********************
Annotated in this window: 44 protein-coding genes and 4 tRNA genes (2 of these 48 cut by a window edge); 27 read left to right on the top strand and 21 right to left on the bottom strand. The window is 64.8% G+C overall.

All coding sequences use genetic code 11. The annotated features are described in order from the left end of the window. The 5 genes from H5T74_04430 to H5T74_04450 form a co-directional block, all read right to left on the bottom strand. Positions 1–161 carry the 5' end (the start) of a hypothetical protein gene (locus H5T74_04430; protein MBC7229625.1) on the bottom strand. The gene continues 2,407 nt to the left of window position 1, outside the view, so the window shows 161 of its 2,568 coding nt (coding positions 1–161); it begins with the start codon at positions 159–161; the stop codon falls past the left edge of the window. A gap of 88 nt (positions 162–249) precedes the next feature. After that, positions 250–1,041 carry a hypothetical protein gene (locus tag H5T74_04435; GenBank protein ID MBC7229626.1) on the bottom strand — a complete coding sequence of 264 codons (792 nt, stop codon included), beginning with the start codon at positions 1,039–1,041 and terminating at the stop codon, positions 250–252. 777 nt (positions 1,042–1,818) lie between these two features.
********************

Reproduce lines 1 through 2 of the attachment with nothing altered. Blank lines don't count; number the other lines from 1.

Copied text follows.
Annotated in this window: 44 protein-coding genes and 4 tRNA genes (2 of these 48 cut by a window edge); 27 read left to right on the top strand and 21 right to left on the bottom strand. The window is 64.8% G+C overall.

All coding sequences use genetic code 11. The annotated features are described in order from the left end of the window. The 5 genes from H5T74_04430 to H5T74_04450 form a co-directional block, all read right to left on the bottom strand. Positions 1–161 carry the 5' end (the start) of a hypothetical protein gene (locus H5T74_04430; protein MBC7229625.1) on the bottom strand. The gene continues 2,407 nt to the left of window position 1, outside the view, so the window shows 161 of its 2,568 coding nt (coding positions 1–161); it begins with the start codon at positions 159–161; the stop codon falls past the left edge of the window. A gap of 88 nt (positions 162–249) precedes the next feature. After that, positions 250–1,041 carry a hypothetical protein gene (locus tag H5T74_04435; GenBank protein ID MBC7229626.1) on the bottom strand — a complete coding sequence of 264 codons (792 nt, stop codon included), beginning with the start codon at positions 1,039–1,041 and terminating at the stop codon, positions 250–252. 777 nt (positions 1,042–1,818) lie between these two features.